Pre-Installation Steps

Depending on the actual use-case of the Home Assistant RaspberryMatic Add-on you might have to perform certain pre-installation steps so that the Add-on can work correctly on your selected platform.

Using HomeAssistant OS:

  1. Installation of HomeAssistant OS: To make sure that the Add-on works correctly within Home Assistant OS, it is necessary that you make sure that you are using HomeAssistant OS version 7.3 or higher. To do so, please make sure to download+install HAos version 7.3+ from
  2. Enable GPIO bus support in HAos: If you use a RaspberryPi, Tinkerboard or ODROID as a host hardware and you want to use a RPI-RF-MOD or HM-MOD-RPI-PCB directly connected to the GPIO bus (not required if you use a HB-RF-USB, HB-RF-USB-2, HB-RF-ETH or HmIP-RFUSB/HmIP-RFUSB-TK), make sure to...
    • either mount the flashed sd card / eMMC locally to be able to access the config.txt/haos-config.txt file located on the /mnt/boot boot partition.

    • or use a SSH Login later on to log in via SSH remotely (see also SSH port 22222 configurator)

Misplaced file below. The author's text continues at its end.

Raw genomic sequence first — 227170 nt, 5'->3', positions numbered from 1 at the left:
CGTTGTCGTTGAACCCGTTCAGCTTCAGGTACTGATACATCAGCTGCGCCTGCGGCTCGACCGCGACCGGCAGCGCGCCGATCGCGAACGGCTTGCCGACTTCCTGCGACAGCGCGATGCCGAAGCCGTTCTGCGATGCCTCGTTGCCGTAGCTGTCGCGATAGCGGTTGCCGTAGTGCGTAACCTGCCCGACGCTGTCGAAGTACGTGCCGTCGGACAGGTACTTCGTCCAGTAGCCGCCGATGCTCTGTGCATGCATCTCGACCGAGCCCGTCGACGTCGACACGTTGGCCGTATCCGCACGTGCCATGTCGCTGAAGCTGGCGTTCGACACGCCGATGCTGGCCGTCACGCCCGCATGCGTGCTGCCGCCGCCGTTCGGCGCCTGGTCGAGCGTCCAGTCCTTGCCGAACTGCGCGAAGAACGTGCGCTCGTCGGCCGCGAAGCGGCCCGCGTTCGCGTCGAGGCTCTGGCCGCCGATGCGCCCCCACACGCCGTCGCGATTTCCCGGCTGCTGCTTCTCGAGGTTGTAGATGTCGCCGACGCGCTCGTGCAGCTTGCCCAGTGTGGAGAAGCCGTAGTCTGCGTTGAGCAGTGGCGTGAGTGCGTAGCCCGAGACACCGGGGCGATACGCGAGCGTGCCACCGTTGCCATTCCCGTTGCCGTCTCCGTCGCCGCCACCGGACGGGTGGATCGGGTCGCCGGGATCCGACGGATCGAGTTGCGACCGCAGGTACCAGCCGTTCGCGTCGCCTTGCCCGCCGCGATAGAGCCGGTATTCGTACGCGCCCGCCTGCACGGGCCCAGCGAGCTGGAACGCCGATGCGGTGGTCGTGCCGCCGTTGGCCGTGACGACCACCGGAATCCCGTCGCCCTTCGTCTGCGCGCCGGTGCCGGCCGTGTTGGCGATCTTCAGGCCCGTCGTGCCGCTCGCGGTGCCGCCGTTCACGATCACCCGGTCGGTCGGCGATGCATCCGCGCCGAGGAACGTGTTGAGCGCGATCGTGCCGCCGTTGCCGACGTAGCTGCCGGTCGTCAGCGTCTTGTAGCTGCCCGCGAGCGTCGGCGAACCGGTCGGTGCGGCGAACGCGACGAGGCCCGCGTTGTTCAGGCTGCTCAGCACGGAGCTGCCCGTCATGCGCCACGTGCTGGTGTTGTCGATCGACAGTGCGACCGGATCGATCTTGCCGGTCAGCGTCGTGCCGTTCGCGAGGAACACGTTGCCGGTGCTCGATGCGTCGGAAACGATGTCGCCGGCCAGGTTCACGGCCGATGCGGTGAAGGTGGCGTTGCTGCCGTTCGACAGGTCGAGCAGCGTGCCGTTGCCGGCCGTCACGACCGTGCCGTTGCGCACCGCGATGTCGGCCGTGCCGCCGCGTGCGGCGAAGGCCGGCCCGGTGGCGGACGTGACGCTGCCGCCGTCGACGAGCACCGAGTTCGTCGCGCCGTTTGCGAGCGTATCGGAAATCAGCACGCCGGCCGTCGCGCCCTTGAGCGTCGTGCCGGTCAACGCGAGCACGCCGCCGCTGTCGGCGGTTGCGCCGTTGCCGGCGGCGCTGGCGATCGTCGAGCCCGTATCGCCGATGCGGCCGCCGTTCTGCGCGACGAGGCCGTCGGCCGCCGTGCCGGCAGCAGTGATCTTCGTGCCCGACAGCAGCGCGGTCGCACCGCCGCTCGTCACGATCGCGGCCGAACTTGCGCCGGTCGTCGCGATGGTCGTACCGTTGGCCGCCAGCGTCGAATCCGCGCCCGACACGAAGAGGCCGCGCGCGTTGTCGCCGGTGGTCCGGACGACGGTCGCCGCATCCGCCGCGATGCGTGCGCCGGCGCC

• or connect a HDMI Monitor+keyboard and login in the console

    • On RaspberryPi: edit the /mnt/boot/config.txt file and uncomment the following lines at the bottom:

      # Uncomment this to enable GPIO support for RPI-RF-MOD/HM-MOD-RPI-PCB

      (if you are not very familiar with Linux you can also plug in the sd card or ssd drive into your PC and edit the config.txt file with your favorite editor)

    • On Tinkerboard or ODROID: edit the /mnt/boot/haos-config.txt file and uncomment the following lines at the bottom:

      # Uncomment this to enable GPIO support for RPI-RF-MOD/HM-MOD-RPI-PCB
    • Make sure that you completely reboot your Home Assistant host machine before you proceed with the add-on installation.

Using HomeAssistant Supervised